Syria rebels attack intelligence base, kill 8: NGO
NICOSIA - Agence France-Presse
Syrian pro-regime supporters dressed in military uniform stand in front of a mural of President Bashar al-Assad. AFP photoMutinous soldiers have attacked a Syrian air force intelligence base in the northwestern province of Idlib, killing eight people, a rights group said today.
And another two people were killed by random gunfire in the troubled central province of Homs, the Syrian Observatory for Human Rights said in a statement received in Nicosia.
The Britain-based Observatory said "a group of deserters attacked an air force intelligence centre... killing eight people from the base." At least another 13 people were wounded in the three-hour gunbattle on Thursday between the rebels and intelligence agents at the base, located on a highway to the Mediterranean port city of Latakia.
On Nov. 16, fighters opposed to Syrian President Bashar al-Assad raided an intelligence base outside Damascus, in one of the most daring attacks to have been claimed by the rebel Free Syrian Army.
At a meeting earlier this week in Turkey, the Free Syrian Army met with the civilian opposition Syrian National Council, agreeing to coordinate their efforts to overthrow Assad's regime.
Farther south in flashpoint Homs province, one woman was killed early Friday by random gunfire, the Observatory said without specifying if the gunmen were rebels or government troops.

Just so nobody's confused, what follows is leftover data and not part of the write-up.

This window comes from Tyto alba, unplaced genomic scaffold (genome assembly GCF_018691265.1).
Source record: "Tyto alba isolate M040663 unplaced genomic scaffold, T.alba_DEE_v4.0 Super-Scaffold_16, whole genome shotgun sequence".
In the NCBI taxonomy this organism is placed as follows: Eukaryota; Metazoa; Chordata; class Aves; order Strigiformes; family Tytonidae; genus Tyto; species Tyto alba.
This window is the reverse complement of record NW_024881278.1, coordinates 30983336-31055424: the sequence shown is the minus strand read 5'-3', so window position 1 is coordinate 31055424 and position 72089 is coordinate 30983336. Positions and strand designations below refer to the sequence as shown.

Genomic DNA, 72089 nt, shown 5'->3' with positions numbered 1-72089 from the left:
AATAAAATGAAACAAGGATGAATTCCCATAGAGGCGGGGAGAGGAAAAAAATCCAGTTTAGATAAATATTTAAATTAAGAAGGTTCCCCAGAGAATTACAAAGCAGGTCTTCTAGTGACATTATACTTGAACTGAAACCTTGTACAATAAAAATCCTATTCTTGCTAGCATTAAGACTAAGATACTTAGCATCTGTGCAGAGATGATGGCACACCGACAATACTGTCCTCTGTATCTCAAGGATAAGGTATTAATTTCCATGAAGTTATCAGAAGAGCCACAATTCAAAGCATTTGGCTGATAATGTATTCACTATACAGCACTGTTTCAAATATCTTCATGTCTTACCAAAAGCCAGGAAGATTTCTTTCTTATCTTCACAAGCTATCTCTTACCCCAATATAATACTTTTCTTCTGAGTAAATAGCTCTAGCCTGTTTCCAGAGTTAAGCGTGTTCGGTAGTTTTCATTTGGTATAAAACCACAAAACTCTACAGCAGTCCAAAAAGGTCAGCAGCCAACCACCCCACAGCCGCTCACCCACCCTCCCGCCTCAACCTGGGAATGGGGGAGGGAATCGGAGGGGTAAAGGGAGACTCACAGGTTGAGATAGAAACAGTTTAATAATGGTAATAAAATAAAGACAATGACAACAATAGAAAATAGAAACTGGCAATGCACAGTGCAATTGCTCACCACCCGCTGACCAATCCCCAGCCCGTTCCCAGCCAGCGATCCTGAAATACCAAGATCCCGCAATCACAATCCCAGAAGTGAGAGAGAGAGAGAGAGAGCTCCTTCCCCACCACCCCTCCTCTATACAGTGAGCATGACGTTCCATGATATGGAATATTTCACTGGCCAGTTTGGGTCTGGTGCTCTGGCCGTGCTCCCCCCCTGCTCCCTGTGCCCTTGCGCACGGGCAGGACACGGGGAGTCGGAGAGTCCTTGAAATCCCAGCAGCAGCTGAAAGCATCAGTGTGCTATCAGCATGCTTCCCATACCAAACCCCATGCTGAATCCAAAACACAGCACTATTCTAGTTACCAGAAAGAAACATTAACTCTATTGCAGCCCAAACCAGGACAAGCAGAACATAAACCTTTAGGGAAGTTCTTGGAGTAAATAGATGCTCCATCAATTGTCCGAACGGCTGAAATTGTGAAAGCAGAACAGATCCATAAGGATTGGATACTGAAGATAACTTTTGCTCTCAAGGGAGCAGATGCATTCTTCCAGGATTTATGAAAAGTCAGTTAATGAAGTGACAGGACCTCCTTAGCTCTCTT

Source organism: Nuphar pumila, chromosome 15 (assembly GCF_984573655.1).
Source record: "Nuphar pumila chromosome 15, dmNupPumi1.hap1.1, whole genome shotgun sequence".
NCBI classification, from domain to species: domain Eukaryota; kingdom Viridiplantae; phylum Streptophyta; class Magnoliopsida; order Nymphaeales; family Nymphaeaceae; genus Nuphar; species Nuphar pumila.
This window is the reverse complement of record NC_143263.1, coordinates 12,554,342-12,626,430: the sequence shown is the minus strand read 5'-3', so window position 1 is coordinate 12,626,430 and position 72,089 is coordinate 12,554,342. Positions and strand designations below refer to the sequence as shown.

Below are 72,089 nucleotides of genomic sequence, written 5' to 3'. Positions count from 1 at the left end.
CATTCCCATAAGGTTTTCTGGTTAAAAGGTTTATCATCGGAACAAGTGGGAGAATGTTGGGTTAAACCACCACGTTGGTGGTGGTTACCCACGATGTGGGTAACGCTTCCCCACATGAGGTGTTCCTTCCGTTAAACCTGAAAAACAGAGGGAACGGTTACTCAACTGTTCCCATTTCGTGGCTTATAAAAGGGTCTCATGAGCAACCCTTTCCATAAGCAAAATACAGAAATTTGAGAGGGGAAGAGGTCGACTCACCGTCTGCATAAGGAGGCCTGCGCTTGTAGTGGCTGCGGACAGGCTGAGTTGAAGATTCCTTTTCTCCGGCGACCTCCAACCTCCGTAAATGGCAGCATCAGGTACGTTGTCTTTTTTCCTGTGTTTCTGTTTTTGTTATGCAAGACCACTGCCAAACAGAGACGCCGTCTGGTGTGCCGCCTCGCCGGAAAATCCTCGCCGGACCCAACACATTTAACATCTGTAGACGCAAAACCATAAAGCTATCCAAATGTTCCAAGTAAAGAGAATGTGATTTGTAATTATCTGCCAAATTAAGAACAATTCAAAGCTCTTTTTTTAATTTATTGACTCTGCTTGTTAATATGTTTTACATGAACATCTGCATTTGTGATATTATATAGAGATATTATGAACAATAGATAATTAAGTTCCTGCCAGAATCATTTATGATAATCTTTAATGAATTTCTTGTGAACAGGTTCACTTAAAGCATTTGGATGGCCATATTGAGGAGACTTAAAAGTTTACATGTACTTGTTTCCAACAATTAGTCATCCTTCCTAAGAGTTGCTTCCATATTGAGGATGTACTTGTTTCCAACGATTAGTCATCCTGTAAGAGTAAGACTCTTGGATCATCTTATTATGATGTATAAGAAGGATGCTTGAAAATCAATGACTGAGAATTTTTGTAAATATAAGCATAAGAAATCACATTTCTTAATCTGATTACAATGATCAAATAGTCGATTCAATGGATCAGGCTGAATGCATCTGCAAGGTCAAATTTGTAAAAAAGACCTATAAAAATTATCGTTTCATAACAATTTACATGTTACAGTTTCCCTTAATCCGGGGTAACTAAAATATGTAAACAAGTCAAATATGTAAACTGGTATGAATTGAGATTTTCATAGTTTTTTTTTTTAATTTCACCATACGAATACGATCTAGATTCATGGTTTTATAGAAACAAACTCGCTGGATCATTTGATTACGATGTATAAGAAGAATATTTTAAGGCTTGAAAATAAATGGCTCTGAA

A man was also shot dead near a government checkpoint in the Homs town of Hawla, the rights group said adding at least 10 others were wounded in the "gunfire directed at the town." In nearby Tal Kalakh, meanwhile, dozens of people have been reported wounded in ongoing clashes between deserters and government forces, a day after a woman and her daughter were killed when their home was hit by bullets.
Tal-Kalakh residents have expressed fears that government troops were preparing to raid the town, according to the rights group.
Elsewhere in Idlib, protesters emerged from the main weekly Muslim prayers demanding the "fall of the regime and the establishment of a buffer zone to protect civilians," said the Observatory.
In an interview with AFP, Free Syrian Army chief Riyadh al-Asaad last week called on the international community to establish a no-fly zone, a buffer zone and conduct strikes on regime targets.
Turkey on Tuesday said it would not rule out the possibility that such a buffer zone may be set up on its border with Syria in the event of a mass exodus of refugees fleeing the unrest.
The United Nations said Thursday that more than 4,000 people have been killed in the Syrian regime's crackdown on democracy protests since mid-March.
The U.N. high commissioner for human rights, Navi Pillay, said meanwhile that the violence in Syria is a civil war.
Pillay warned that as more defectors threatened to take up arms, there was an increasing threat of "a civil war and at the moment -- that is how I am characterising this." bur-ls/dv AFP